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Friday, March 24, 2017

The First Lesson

I was doing some work with Hekate recently, asking her to teach me more about herself, and about magic and witchcraft in general. It was interesting that she did not present to me anything I expected in response to me asking. She, instead, told me that I already understood enough about her, for the moment, but I needed to understand why I wanted to learn magic and what I wanted to use it for.

I've written before about knowing yourself, figuring out what you're doing and why. I've been in groups where I've been encountered by questions about myself and my goals as tools of initiation. I've been doing magic since I was a small child, studying it since I was about 11 years old, so here, 24 years in, it felt really weird to be asked by a Titan to examine myself and answer what was the point in doing magic. Because of course when a god asks you a question like that, it's not so much being asked a question as much as it is being forced into an immersive mental space where you're confronted with the ideas, and concepts of the questions and your own perceptions.

This kind of mental juxtaposition can be useful for opening a student, or ourselves, to truly exploring things beyond our current conceptions. When I get a new student in fencing who has fenced elsewhere this is similar to how I start their first lesson. I'll ask what their favorite fencing move is, and what technique they are best at, and what they're worst at. A lot of time our favorite thing and our best thing are different, even if we assume they're the same, and sometimes our worst thing is not as bad as we expect. Frequently once we start the lesson we start to unravel their perception about their relationship with these actions. We find the good things in what they thought they were bad at, the bad things in what they thought they were good at, and what about the thing they like best makes it their favorite and how we can make it better. This helps a student gain confidence as they begin with a new teacher because it shows them value in the teacher's ability to probe and develop. It also shows us that we have things we need to learn even in the areas where we thought we were solid.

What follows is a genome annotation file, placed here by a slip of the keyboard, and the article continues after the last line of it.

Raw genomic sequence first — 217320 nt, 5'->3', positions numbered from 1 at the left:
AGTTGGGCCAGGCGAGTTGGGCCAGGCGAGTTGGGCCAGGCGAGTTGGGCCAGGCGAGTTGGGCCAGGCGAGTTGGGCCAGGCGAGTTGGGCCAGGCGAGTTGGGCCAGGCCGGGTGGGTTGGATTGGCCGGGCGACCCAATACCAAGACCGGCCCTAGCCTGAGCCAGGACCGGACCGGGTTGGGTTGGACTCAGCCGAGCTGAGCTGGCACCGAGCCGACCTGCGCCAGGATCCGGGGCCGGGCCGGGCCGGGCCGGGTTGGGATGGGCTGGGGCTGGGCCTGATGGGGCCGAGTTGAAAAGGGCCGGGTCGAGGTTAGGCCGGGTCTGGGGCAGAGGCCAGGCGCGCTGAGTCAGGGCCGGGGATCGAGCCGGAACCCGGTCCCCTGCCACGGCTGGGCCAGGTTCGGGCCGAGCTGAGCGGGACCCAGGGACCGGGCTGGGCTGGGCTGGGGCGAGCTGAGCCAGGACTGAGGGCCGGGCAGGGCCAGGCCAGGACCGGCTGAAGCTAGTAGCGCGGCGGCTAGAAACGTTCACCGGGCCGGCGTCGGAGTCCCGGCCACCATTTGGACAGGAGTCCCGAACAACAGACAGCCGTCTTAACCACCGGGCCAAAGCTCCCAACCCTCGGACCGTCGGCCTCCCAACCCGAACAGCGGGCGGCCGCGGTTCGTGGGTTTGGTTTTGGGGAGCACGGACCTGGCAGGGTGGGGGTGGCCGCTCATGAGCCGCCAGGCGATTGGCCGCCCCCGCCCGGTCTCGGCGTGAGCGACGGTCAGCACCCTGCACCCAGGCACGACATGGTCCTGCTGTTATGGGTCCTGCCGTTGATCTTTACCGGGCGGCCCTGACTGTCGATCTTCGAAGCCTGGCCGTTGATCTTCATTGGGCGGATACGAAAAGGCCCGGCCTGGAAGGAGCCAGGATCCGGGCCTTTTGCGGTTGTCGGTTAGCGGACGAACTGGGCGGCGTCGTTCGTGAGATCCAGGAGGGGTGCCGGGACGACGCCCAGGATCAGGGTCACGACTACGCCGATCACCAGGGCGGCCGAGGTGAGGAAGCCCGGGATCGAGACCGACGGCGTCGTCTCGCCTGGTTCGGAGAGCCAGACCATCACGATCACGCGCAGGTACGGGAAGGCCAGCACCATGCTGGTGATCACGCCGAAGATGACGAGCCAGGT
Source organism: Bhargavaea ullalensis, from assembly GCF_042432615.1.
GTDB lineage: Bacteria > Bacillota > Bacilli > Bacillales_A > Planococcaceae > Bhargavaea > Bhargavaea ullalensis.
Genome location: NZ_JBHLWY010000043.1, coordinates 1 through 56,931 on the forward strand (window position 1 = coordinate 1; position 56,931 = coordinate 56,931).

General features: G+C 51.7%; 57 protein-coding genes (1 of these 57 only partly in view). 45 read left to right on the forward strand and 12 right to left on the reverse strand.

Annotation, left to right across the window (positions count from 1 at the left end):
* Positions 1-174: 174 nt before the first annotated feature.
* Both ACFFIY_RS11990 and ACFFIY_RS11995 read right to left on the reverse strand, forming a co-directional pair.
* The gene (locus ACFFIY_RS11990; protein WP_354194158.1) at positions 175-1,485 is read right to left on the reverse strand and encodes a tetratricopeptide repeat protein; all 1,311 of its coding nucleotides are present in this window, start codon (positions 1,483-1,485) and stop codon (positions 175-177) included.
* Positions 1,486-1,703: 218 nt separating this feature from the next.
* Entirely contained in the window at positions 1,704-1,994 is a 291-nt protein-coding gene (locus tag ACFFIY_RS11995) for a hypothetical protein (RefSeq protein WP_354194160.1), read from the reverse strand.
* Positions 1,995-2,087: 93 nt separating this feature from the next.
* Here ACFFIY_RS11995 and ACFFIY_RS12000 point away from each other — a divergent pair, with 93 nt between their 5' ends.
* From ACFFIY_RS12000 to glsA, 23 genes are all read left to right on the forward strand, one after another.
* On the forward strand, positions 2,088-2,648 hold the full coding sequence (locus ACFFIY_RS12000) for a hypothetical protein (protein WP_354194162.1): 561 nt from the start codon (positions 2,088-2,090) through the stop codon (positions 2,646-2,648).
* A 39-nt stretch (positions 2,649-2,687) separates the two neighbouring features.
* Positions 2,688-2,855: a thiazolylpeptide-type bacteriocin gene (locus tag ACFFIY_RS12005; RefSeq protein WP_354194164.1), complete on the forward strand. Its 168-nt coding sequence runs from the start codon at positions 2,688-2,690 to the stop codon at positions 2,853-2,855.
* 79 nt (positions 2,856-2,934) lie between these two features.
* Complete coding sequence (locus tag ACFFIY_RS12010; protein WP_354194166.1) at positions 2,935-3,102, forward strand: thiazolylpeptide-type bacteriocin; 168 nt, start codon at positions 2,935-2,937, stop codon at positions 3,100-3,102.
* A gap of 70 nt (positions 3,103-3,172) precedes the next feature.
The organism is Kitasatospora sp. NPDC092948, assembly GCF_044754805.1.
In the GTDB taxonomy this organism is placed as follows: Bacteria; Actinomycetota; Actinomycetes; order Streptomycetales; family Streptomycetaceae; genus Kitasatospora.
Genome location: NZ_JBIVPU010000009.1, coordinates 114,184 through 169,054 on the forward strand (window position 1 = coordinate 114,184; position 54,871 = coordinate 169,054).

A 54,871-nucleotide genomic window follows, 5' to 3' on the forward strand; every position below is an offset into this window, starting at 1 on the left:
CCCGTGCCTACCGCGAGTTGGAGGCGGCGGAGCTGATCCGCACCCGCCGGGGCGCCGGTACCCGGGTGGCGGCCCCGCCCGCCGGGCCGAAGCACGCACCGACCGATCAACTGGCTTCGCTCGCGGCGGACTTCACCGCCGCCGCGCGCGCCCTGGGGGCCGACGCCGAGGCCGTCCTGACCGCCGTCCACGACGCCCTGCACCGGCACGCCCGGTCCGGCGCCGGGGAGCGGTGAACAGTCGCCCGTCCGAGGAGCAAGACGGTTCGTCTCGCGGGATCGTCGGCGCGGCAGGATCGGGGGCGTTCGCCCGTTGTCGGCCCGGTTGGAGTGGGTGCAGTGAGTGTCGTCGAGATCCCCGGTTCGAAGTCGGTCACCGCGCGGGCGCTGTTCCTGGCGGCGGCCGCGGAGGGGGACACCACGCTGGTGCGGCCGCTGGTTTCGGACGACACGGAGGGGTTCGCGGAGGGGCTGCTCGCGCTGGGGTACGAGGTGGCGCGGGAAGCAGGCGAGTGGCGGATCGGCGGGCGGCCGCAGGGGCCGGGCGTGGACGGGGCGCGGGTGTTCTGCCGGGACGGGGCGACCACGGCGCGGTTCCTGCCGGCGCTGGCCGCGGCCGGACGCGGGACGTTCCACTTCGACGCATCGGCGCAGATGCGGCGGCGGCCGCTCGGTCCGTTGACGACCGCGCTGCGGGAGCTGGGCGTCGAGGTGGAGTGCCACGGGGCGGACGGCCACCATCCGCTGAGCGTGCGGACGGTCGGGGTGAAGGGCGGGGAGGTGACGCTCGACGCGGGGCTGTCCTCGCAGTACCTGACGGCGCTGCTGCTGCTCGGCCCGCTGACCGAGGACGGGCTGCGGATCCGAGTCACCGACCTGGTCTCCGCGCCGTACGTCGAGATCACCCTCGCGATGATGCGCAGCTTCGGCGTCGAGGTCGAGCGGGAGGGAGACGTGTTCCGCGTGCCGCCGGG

This can be important for magic too. Sometimes we kind of coast through, reading books because they seem like they're cool topics. Doing rote rituals because we were told do them. Pray prayers because the words should reach out to things we think we'll want to connect with. Purpose helps make all of this more meaningful. And when we explore our purpose sometimes we have to realize the purpose we thought we had isn't real, or at least, isn't the ultimate purpose.

We might say we want to do magic to learn to talk with spiritual forces, but why do we want to talk with them? We want to learn things from them, but what do we want to do with that knowledge? Maybe we want to understand the hidden workings of the universe, but beyond reflecting on its beauty what do we intend to do with that? We might say we want it to make change in the world, but what changes do we want to make? Why do we want to make them? What do we want to do after we've made them? We might want to develop ourselves, make ourselves better, more complete? But do we do it to become more powerful? What do we do with that power? Do we do it to heal ourselves, and make ourselves more complete humans? What do we do with our more complete selves? Do we want to ascend and become saints in the heavens? What will we do from that vantage?

That paragraph was bad writing...but it illustrates a point which is much more easily explored through active immersion in the question. Any end we consider may be taken further, because our experience is not so finite as the end we think we are seeking. Why are we seeking that end, what is its more ultimate expression? We have to deeply know ourselves, and deeply know our work in order to explore further and truly understand.


Once we understand, it can open us up to a different sort of power and a different sort of development. One where through understanding ourselves and our relationship to magic more deeply we can hone in on how we're using it, and why, and what we're learning. One where we stop hampering ourselves through the falsity, or at least incomplete nature, of our assumptions.

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